Meers has a gadget that measures the activity of earthquakes in Oklahoma. They say we get a bunch of them each year; we just don't feel them. Well, I felt Saturday night's earthquake. I was sitting in my recliner watching the news when "sha-bam!" The blast sounded like Ft. Sill missed their normal target and exploded a quadruple round in my backyard. My recliner started shaking like a mega vibrator, and seemed to drop down into the ground. Immediately, I thought it was an earthquake. No sooner had I yelled to my husband, than the reporter on the news said, "Uh, I think we just had an earthquake. We'll have to wait for officials to confirm it, but I do believe we just had one."
My husband thought our back porch had fallen down. It hadn't. But it sure sounded like it. My dining-room chandelier was rocking back and forth. A crack trails all the way across the ceiling now. I wondered where the quake's epicenter was. When I heard it was east of Oklahoma City, I could only thank God it wasn't downtown Lawton.
This isn't my first earthquake experience, mind you. One time I sat in my living-room in Kentucky and watched walls move from side to side as the pictures hung perfectly straight. It was the weirdest thing I ever saw. I didn't feel anything. I can't imagine what it might be like to be those poor people in Japan last year. I heard on the news that all that debris from their quake is floating across the Pacific ocean and Hawaii is going to get a direct hit by tons and tons of cars, stoves, refrigerators, trash sometime this next year. It's going to be one massive mess. Hawaii will have an instant garbage dump.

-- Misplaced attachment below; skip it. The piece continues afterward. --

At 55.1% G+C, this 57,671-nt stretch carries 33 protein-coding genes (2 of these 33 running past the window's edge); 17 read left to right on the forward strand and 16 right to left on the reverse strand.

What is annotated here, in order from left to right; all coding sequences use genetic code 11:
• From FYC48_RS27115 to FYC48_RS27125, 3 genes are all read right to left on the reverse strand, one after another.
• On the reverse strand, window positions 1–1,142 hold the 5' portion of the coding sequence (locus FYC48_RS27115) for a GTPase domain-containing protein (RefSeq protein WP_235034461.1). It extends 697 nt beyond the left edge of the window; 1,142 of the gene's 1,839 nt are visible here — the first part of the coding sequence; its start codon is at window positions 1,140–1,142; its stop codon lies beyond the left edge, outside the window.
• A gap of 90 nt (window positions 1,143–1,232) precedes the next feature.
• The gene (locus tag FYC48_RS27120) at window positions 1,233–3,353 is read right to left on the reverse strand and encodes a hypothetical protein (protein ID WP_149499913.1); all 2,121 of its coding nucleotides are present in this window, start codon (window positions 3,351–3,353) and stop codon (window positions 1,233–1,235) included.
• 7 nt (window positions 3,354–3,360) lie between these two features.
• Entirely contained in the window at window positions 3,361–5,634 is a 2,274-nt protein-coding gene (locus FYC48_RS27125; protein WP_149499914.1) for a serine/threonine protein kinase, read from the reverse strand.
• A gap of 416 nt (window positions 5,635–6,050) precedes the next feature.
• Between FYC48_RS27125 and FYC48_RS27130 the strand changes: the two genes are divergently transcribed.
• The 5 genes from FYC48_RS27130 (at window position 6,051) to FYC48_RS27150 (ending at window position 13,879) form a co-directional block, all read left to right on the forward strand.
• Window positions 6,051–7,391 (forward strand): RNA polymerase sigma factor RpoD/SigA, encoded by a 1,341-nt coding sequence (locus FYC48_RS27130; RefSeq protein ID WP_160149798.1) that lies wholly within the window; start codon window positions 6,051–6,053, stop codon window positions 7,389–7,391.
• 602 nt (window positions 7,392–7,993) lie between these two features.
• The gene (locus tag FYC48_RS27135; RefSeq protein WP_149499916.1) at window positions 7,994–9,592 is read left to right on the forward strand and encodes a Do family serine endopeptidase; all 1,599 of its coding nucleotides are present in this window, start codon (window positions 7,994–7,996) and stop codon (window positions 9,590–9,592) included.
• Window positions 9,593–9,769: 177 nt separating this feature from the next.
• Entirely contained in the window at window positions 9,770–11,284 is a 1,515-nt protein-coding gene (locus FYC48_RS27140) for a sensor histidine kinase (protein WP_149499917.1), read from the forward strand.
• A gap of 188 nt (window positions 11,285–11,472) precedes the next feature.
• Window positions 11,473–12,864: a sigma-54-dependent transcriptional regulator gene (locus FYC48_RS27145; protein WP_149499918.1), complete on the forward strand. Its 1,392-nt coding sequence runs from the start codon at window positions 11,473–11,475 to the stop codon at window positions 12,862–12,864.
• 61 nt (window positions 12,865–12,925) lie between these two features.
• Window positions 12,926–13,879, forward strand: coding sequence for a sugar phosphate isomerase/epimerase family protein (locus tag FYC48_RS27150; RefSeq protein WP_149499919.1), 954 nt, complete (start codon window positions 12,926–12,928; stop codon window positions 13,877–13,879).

In church this week, someone mentioned that if we'd stop drilling for oil and natural gas we wouldn't have these earthquakes. Some folks think taking all of that underground fluid from cushioning the movement beneath the earth's crust disrupts the make-up of layers. I'm a bit gullible, but I'm pretty sure they were joking. I do consider it though. Look at how much damage it does to one's back when the fluid in our disc's herniate and fluid seeps out of pocket. Bone against bone may not make the earth move, but it will certainly make a body stand still.
Supposedly, our quake was one for the record books in Oklahoma. The big one in comparison to all others. I pray we don't get anything any bigger. Those things are scary. How do folks live in California and deal with those shakes and shudders every day? I want my feet on solid ground. Conversations about Oklahoma's "big one" of 2011, could be heard throughout the church on Sunday morning. One man noted that it was a sign of the times...the "end times". He could be right, especially with rumors abounding about Israel's probability of bombing Iran. Any student of the Bible knows these are some warnings we are given. Yet, we are not to fear. When the preacher mentioned the quake just before his sermon, my granddaughter, Haylee, tugged on my arm so she could whisper in my ear: "I slept with mommy and daddy, last night, Grama. All night." I asked if she was afraid, and she said, "no". That's how I feel. Each night I sleep with my Heavenly Father. With Him in my life, I have nothing to fear. Nothing at all.